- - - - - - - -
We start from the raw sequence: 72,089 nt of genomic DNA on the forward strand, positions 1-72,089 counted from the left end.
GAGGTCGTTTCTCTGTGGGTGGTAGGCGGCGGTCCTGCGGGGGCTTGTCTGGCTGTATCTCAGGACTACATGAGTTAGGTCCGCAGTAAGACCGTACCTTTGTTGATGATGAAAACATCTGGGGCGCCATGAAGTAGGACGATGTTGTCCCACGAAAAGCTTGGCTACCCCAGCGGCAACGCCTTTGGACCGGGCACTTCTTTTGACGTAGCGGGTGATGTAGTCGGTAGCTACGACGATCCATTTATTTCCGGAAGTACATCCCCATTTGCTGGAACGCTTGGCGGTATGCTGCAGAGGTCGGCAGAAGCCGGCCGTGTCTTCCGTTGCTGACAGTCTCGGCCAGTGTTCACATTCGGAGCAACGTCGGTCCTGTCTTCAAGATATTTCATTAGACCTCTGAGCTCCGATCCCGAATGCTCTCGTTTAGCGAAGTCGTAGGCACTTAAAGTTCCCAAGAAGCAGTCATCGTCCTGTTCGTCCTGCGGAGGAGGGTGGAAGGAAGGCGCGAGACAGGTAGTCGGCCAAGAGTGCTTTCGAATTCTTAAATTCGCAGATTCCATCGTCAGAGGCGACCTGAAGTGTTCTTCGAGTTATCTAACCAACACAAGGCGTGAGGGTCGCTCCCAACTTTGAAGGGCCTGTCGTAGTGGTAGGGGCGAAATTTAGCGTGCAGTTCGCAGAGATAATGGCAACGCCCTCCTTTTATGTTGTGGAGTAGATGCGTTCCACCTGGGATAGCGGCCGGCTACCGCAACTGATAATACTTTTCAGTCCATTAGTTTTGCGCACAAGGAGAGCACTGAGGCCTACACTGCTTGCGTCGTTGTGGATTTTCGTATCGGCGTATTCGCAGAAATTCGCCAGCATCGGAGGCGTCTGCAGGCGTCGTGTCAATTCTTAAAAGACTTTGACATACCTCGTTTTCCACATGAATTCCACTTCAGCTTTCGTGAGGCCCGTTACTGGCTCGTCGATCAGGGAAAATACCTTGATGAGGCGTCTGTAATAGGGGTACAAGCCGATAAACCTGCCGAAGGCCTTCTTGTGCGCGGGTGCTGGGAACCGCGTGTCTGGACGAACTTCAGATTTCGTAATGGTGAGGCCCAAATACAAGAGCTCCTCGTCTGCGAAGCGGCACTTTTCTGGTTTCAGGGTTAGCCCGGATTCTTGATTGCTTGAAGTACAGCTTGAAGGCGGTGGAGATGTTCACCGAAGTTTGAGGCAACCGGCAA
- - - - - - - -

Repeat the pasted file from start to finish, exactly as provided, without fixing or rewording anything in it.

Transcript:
We start from the raw sequence: 72,089 nt of genomic DNA on the forward strand, positions 1-72,089 counted from the left end.
GAGGTCGTTTCTCTGTGGGTGGTAGGCGGCGGTCCTGCGGGGGCTTGTCTGGCTGTATCTCAGGACTACATGAGTTAGGTCCGCAGTAAGACCGTACCTTTGTTGATGATGAAAACATCTGGGGCGCCATGAAGTAGGACGATGTTGTCCCACGAAAAGCTTGGCTACCCCAGCGGCAACGCCTTTGGACCGGGCACTTCTTTTGACGTAGCGGGTGATGTAGTCGGTAGCTACGACGATCCATTTATTTCCGGAAGTACATCCCCATTTGCTGGAACGCTTGGCGGTATGCTGCAGAGGTCGGCAGAAGCCGGCCGTGTCTTCCGTTGCTGACAGTCTCGGCCAGTGTTCACATTCGGAGCAACGTCGGTCCTGTCTTCAAGATATTTCATTAGACCTCTGAGCTCCGATCCCGAATGCTCTCGTTTAGCGAAGTCGTAGGCACTTAAAGTTCCCAAGAAGCAGTCATCGTCCTGTTCGTCCTGCGGAGGAGGGTGGAAGGAAGGCGCGAGACAGGTAGTCGGCCAAGAGTGCTTTCGAATTCTTAAATTCGCAGATTCCATCGTCAGAGGCGACCTGAAGTGTTCTTCGAGTTATCTAACCAACACAAGGCGTGAGGGTCGCTCCCAACTTTGAAGGGCCTGTCGTAGTGGTAGGGGCGAAATTTAGCGTGCAGTTCGCAGAGATAATGGCAACGCCCTCCTTTTATGTTGTGGAGTAGATGCGTTCCACCTGGGATAGCGGCCGGCTACCGCAACTGATAATACTTTTCAGTCCATTAGTTTTGCGCACAAGGAGAGCACTGAGGCCTACACTGCTTGCGTCGTTGTGGATTTTCGTATCGGCGTATTCGCAGAAATTCGCCAGCATCGGAGGCGTCTGCAGGCGTCGTGTCAATTCTTAAAAGACTTTGACATACCTCGTTTTCCACATGAATTCCACTTCAGCTTTCGTGAGGCCCGTTACTGGCTCGTCGATCAGGGAAAATACCTTGATGAGGCGTCTGTAATAGGGGTACAAGCCGATAAACCTGCCGAAGGCCTTCTTGTGCGCGGGTGCTGGGAACCGCGTGTCTGGACGAACTTCAGATTTCGTAATGGTGAGGCCCAAATACAAGAGCTCCTCGTCTGCGAAGCGGCACTTTTCTGGTTTCAGGGTTAGCCCGGATTCTTGATTGCTTGAAGTACAGCTTGAAGGCGGTGGAGATGTTCACCGAAGTTTGAGGCAACCGGCAA